On an island, two electric rodents, a solitary beam sword and only one can survive.
On the big screen everything about the game looks and sounds phenomenally good, I've yet to tire from watching the beautiful intro plus all of the small details really do come across better than I ever could have imagined, especially when you decide to check out the characters close up in photo mode to get that perfect shot which can almost be as fun as the fighting.
But even in portable mode, it's really hard to fault the game, everything scales to the Switch screen beautifully and aside from having to use the Joy-Cons attached to the console (unless you're playing in table top mode) there really isn't much of a downside. I found that using a professionally manufactured grip like the one made by Satisfye really helped to make the Switch a lot more comfortable to play when in portable mode, even the thumb grips made a huge difference for me; however you choose to play though, the core gameplay remains fast, fluid and fun.
There are many different ways in which you can choose to control your fighters, the most obvious being the Joy-Cons being that they come with every Switch console, you can choose to use them as a pair, or attached to a grip, attached to the console itself in portable mode or just using a single Joy-Con on its side if you're handing the second one to another player; this can be handy for table top mode for some quick games on the go.
But if you're planning on playing on the big screen then I would say that you really can't go wrong with Nintendo's official Pro Controller as it really is an excellent option offering an almost unparalleled level of control, comfort and responsiveness especially if you choose to play using the USB C cable connected to the console. Of course if you really like that wireless freedom then you can opt to play wirelessly with the Pro Controller or one of several third-party controllers on the market from manufacturers such as Power A, Hori or even 8BitDo which will offer you a more pocket-friendly price with very little in the way of trade-off.
There is of course another option though and it is perhaps the preferred controller of choice for playing Super Smash Bros. ever since the days when Melee was first released some sixteen years or so ago, I am of course talking about the Nintendo GameCube controller. Now granted, you do need to buy an adapter in order for your classic controllers to work but once you have one of those beauties with four GC ports connected up via two USB connectors, you can use any of your original GameCube controllers with ease, even including any WaveBird controllers you might have, or even the Super Smash Bros. edition controller if you can pick one up; availability is key here however so I can only hope that Nintendo manage to get more stock of the GC Controller adapter out there so that many more Switch owners can experience one of the best control methods available. (Don't just take my work for it though, check out the SSBU thread on our forum where many of our members have gone back to their trusty GC pads, even getting them repaired as well)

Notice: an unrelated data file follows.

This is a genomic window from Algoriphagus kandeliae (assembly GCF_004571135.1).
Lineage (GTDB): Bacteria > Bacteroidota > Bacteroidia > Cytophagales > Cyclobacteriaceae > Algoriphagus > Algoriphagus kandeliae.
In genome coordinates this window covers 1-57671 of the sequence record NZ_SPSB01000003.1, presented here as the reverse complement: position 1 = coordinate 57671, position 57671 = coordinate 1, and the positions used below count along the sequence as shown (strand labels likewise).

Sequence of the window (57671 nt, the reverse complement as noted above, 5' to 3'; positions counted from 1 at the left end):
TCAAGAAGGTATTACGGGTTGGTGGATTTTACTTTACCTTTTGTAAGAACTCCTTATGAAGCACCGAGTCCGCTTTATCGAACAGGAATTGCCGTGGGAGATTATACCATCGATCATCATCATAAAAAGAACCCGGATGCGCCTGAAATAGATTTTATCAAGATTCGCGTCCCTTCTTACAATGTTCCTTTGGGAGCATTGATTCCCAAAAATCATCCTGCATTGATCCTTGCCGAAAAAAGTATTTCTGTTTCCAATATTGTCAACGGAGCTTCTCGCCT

Just chilling out with the great Captain Falcon. Forever he will be my hero.
Whichever control method you choose though, rest assured that this is the most refined entry in the series to date which manages to strike that perfect balance of being closer to the twitch-reflexes of Melee while still retaining all of the improvements which the subsequent games have carefully introduced over the years. The core mechanics are the same as they have ever been, except here everything behaves exactly as you'd expect if you're a veteran and exactly as you might imagine it to if you're a newcomer; just about everyone can pick up a controller, choose one of their favourite videogame characters and form an instant connection with the game world without having to worry about any barriers to entry... that's pretty special.
Easily the most playable version of Super Smash Bros. to date, definitely worthy of the Ultimate title and my only regret is that I haven't been able to put all the time I wanted into the game yet, partly because I can't help but want to say my piece about how much I love it and even now as I'm assisting with piecing together this small part of the very review you are reading, I'm listening to just the Castlevania music alone contained within the game which in itself amounts to over two hours of listening pleasure; so I'm still connected to the game even now when I haven't had the chance to play it.
Super Smash Bros. Ultimate isn't just a mere game but an ongoing source of entertainment which lives on beside you and thanks to the Switch you can choose to have it with you almost all the time if you so desire; what a time to be alive as a gamer.
Final Smash Summary
Smash Ultimate takes the brilliant base that the previous Smash for WiiU made and takes things to a whole new level. The bonkers amount of characters and stages are sure to keep those local multiplayer sessions going throughout all of the Switch's life and it deserves all the credit it gets for that. While I do wish there were a few more side modes such as All-Star and Home Run contest, it's a really small price to pay for arguably the best multiplayer experience the Switch will ever see. And let's face it, you haven't lived unless you've played 8 Player Smash with all items on and 7 other people howling with laughter.
Glen O'Brien - N-Europe Reviewer
N-Europe Final Verdict
Calling your game Ultimate, now that requires some nerve. But in the case of Super Smash Bros. Ultimate, it is hard-earned. This is the most complete game in the series, and a celebration of everything Nintendo (and video gaming in general). The character roster is insane, there is a meaty single player and a customisable multiplayer, both online and offline. It may not be perfect, as online especially needs some work. But due to the sheer amount of content in the form of characters, levels, music etc; Super Smash Bros. comes pretty darn close to the title of ultimate fighting game. It is definitely the Ultimate Smash Bros. and that's a statement which really shouldn't be under any doubt!
An insane amount of fighters, stages
An amazing soundtrack
Easy to learn, hard to master
A lot of options and customization possible
Meaty singleplayer campaign…
...that does get repetitive though.
Online options limited and sometimes laggy
Target Smash and Home Run Contest are missing.